Several literature in the West have gone to the extent of terming Paternalistic Approaches in Healthcare as an endemic. I would not go so far in terming it in that way considering that there are enough valid reasons for its existance today. However, as the Society in India evolves, an hybrid approach has to make its way.  Even the Prime Minister of India has acknowledged about this need in his address to AIIMS few years back.

I would love to hear your thoughts, comments, and fires on this topic. Depending on which shoes you wear, I have seen that this topic does induce a lot of passion.

[Update] – To read a Doctor’s perspective on this topic – please refer to my new blog post – “Doctor’s View – Paternalistic Model of Healthcare in India!

Microsoft Azure – Its got the muscle but does it have the heart?

July 15, 2009

Within a gap of few months, Microsoft continued its tradition of making a late entry to the party and saying “Hey, I am here too!“. About a month and half back, Microsoft made the announcement of the launch of their new Internet search engine – Bing. Although very late to the party, it seems like it has got some good initial favorable write-ups and reviews (login required). Yesterday they made another such arrival – this time in the Cloud Computing arena – by announcing details about the pricing and details of their upcoming Cloud platform – Microsoft Azure.

Stacey Higginbotham from Gigaom has published a nicely summarized blog – “Everything You Need to Know About Microsoft Azure” – to cover the details of the announcement and what people are saying about it. You may want to refer to it to get the details. Few things that stood out for me in this announcement -

  • Microsoft’s support for allowing the developers to build their products beyond just .NET. Developers can use Azure and build products in Java, Ruby on Rails, Python, etc. My guess is that this is their “Infrastructure as a Service” offering. However, in the “Platform as a Service” offering, .NET Services seems to be their standard and only offering. Still a big step if we were to consider it from Microsoft’s perspective.
  • If I am not completely wrong – they seem to be the first who have come up with a Service Level Agreement (3-9s on the Storage Side and 4-9s on the Compute Side). Non-availability of the SLA had been a common complain against Cloud Vendors like Amazon.
  • There still seems to be substantial reluctance on part of Microsoft to facilitate Azure for implementing Enterprise-wide Private Clouds – however they are saying that they will soon roll-out functionality which will allow users to create a Private-Cloud amongst themselves. In my experience, I have seen Enterprises still very reluctant to move on to the Public Cloud. Although Microsoft certainly has a substantial leverage over enterprises as compared to their peers in the Cloud Computing arena, it would be interesting to see how they succeed in purusading them.

On the whole, on the initial onset there seems to have been a mixed bag of initial feedback with this Microsoft announcement – more seem to be on the positive and hopeful side though. Considering that Cloud Computing itself is at its infancy, IMO it does not matter if Microsoft is relatively late in making this announcement.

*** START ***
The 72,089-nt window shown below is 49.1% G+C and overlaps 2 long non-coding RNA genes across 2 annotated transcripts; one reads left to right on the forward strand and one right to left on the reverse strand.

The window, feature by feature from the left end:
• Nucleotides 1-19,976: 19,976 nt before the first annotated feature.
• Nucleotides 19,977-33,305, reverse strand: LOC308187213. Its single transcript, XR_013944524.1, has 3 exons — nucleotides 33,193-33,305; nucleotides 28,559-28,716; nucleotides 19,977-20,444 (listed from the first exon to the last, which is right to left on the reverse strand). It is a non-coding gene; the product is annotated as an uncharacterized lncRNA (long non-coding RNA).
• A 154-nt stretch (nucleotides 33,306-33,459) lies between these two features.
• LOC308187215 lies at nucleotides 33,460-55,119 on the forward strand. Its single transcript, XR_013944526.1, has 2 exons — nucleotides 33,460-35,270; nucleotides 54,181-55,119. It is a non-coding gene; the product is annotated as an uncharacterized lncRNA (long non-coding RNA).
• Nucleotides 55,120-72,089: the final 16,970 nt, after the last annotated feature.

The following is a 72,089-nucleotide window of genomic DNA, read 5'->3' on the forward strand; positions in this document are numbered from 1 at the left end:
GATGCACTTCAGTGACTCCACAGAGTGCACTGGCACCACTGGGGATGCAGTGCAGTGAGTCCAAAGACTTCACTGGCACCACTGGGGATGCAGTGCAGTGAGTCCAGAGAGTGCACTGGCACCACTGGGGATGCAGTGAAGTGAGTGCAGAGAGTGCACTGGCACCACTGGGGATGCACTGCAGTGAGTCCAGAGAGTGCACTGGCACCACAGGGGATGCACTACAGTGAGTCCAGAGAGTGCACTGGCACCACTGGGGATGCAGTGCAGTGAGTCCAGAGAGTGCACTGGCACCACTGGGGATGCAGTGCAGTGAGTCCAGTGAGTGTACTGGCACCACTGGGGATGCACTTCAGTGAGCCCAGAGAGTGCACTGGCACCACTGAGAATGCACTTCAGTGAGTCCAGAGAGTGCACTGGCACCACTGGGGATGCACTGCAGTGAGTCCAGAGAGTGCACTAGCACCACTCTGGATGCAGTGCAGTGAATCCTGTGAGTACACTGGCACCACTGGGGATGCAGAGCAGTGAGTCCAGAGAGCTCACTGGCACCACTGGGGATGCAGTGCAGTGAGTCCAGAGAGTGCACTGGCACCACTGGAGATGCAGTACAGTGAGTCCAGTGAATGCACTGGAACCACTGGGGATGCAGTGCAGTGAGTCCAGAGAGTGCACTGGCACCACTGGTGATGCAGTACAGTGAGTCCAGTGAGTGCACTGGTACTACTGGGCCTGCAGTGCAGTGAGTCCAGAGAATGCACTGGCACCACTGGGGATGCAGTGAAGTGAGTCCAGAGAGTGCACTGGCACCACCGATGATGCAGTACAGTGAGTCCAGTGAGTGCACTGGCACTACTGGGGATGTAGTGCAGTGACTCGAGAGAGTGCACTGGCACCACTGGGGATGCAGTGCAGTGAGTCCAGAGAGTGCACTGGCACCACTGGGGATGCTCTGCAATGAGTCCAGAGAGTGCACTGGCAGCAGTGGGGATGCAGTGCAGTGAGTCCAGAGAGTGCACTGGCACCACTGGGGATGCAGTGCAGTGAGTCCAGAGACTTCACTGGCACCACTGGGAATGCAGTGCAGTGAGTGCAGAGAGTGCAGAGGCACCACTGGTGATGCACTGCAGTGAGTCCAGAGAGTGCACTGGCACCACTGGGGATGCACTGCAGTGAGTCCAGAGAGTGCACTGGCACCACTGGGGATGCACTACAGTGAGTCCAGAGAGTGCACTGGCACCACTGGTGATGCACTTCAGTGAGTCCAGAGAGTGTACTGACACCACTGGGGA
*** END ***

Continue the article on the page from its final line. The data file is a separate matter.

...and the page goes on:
Bigger question for me is whether Microsoft has its heart in it from a long term perspective. It is becoming more and more clearer that (and many within Microsoft also have in some admitted to this) that Azure in some way is going to eat into the Microsoft’s primary cash cow – the traditionally packaged software sales. Microsoft has already announced that they would be allowing enterprise customers to take their existing Microsoft licenses into the cloud (in the similar fashion as IBM is also doing for its products on Amazon Cloud). Although Microsoft is betting upon that this entry in Cloud Computing would generate additional revenues for them – what happens if it does not? What happens if additional business does not come but it still hurts the existing selling-licenses business. Would Microsoft still have their heart in Azure in that situation?

That should be the million-dollar question! (I am sure we will see lots of debate on this point for months to come)

I look forward to your thoughts and comments.

Healthcare in India – From Consumer Perspective

July 12, 2009

Many of you might find this to be slightly away from usual categories of topics which I typically blog upon. Over the last few years, having gone through some experiences and having had interesting conversations with many in the area who are associated with healthcare (both as a provider and consumer) – made me think a lot of about how healthcare is being dealt with in India. When I say how it is dealt with – I mean really at the ground level. I mean how people like me (as a consumer) get what we need from healthcare perspective and also how majority of providers like my brother provide their services.

Before I write further, let me say that I come from a family of doctors.  My Uncle is a practicing Medical Practitioner. In my generation, my brother and his wife are. Many of my childhood friends are also now in this profession. So if you were to visit my folks, it is very common to participate and hear conversations around various healthcare issues and practices around the dinner table.  So needless to say that I have nothing but respect for the providers of medical services.